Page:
As a company that works with resilience, we look at a crisis from all angles in our support of governments and organisations as they navigate uncertainty. Typically, any crisis has a domino effect that resonates far beyond the epicentre. The war in Ukraine is having, and will continue to have, a major impact on the energy sector. 4C energy expert Olle Crondahl explains more.
Power is power
We are witnessing the power an energy-rich nation has over a region that is so dependent on it for energy. Despite the invasion, and the condemnation of it by the world’s governments, gas is still flowing through the Ukraine to Europe. The SWIFT sanctions that have been imposed are likely to have a devastating fiscal impact on Russian banks, but Sberbank and Gazprombank were not included in the sanctions because they are the main payment channels for Russian oil and gas, which many EU countries are still purchasing, despite the war.
Of course, Russia could withhold energy, but there are emergency energy stocks throughout Europe to counter the effects of this. But as it stands today, around 45 percent of Europe’s gas imports come from Russia – which explains why some European countries were less aggressive in their demands for sanctions. Of course, these countries have made agreements with Liquid Natural Gas (LNG) exporters in the case of an embargo.
Here in Sweden, where I’m based, the electricity supply comes from hydro and nuclear, along with a growing contribution from wind, so we are not that dependent on Russian gas – that is as long as the wind continues to blow. It’s when weather conditions change that we must import electricity. With regards to crude oil and petroleum products used in the transportation sector, we get around 10% of our total consumption from Russia, So, in that respect, we have good conditions to withstand an embargo.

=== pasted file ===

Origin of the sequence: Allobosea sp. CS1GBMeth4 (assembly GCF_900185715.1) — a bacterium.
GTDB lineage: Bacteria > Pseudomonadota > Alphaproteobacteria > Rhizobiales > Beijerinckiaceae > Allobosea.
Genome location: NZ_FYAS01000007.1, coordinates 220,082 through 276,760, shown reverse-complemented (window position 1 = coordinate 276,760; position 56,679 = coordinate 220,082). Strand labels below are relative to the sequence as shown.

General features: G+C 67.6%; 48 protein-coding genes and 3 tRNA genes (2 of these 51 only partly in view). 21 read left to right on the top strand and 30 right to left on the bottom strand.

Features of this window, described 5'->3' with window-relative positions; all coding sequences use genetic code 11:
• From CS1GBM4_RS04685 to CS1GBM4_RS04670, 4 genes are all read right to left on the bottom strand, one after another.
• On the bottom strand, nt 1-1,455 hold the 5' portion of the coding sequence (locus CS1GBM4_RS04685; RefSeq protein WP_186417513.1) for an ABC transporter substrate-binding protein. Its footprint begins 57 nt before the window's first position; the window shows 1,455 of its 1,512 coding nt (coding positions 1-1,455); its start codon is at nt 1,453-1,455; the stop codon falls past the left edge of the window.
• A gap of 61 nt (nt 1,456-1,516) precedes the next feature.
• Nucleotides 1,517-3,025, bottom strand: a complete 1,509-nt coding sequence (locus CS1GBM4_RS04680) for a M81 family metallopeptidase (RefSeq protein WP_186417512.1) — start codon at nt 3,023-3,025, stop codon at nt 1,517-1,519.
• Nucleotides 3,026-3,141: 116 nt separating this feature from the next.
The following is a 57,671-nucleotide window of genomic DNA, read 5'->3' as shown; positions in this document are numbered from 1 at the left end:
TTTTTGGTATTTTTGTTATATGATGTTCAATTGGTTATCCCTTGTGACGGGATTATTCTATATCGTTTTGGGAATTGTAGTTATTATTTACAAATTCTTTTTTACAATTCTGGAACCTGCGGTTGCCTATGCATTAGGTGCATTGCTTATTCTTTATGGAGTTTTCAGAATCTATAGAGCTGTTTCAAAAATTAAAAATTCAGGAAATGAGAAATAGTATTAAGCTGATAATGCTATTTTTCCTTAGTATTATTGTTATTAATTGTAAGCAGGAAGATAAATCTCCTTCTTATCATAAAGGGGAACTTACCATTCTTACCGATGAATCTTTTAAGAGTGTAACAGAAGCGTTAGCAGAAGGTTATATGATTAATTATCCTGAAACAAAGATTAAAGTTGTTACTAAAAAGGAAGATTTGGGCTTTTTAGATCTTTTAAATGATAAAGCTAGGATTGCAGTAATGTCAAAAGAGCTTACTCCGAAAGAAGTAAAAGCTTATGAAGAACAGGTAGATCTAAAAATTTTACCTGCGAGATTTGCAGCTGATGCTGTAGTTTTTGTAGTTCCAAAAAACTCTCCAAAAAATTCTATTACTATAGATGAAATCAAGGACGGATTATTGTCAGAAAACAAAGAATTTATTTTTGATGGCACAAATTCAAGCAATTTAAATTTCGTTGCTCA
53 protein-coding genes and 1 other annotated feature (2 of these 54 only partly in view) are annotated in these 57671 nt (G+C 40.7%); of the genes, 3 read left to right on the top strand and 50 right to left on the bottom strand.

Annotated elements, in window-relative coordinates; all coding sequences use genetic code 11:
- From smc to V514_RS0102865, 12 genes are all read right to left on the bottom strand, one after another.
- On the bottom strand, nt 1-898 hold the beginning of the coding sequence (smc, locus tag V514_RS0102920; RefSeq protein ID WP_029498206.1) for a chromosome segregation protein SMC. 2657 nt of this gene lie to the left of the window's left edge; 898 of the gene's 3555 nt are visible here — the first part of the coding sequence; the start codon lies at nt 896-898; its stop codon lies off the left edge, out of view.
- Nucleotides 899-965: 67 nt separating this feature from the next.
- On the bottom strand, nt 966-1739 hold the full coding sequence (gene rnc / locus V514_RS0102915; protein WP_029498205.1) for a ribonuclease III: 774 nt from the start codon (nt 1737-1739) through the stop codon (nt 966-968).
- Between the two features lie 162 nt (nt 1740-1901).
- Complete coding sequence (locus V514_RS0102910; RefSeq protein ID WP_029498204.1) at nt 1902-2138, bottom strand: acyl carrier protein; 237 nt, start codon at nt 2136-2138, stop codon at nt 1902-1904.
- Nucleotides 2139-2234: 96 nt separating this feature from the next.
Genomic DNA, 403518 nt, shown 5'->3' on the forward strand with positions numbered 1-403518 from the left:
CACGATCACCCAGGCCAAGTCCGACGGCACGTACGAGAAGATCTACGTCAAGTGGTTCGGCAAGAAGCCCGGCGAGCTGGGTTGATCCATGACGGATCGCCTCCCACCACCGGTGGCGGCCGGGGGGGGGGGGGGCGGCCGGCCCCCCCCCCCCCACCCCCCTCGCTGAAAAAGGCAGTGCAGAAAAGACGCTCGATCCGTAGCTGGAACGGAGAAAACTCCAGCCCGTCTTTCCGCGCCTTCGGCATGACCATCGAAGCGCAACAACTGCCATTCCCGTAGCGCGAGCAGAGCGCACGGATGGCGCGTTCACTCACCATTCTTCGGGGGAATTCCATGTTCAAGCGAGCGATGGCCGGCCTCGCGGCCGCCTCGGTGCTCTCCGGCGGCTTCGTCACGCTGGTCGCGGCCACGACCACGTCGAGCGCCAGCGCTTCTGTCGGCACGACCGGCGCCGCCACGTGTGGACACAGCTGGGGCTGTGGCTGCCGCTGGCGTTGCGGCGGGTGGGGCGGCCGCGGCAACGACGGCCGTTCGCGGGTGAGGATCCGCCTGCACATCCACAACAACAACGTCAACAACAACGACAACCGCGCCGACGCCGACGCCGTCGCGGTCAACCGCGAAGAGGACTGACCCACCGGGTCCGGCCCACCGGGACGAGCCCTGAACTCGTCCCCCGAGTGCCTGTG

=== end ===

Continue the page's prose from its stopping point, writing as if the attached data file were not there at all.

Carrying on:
Not surprisingly, across Europe we are going to see a major acceleration in the move to minimise dependency on Russian gas. I expect the shift to fossil-free energy, including wind and solar power, to ramp up quickly along with renewed interest in hydrogen and nuclear power, in the form of small reactors, as a more popular alternative to gas.
The consumer perspective
As for consumers, they will see their energy bills rise again. The price of petrol has already risen and gas prices have reached an all-time high as Russia’s attack on Ukraine puts even greater pressure on the oil market. The longer-term goals for minimising dependency will also require large-scale investment which will ultimately be financed by consumers, one way or another.
Another major consequence could see homes in Germany and Italy, among others, go without heating if the Russians decide to turn off the pipeline.
About Olle Crondahl
4C Consultant Olle Crondahl specialises in energy preparedness and business continuity in the utility industry. He is currently helping multiple energy companies increase their organisational resilience.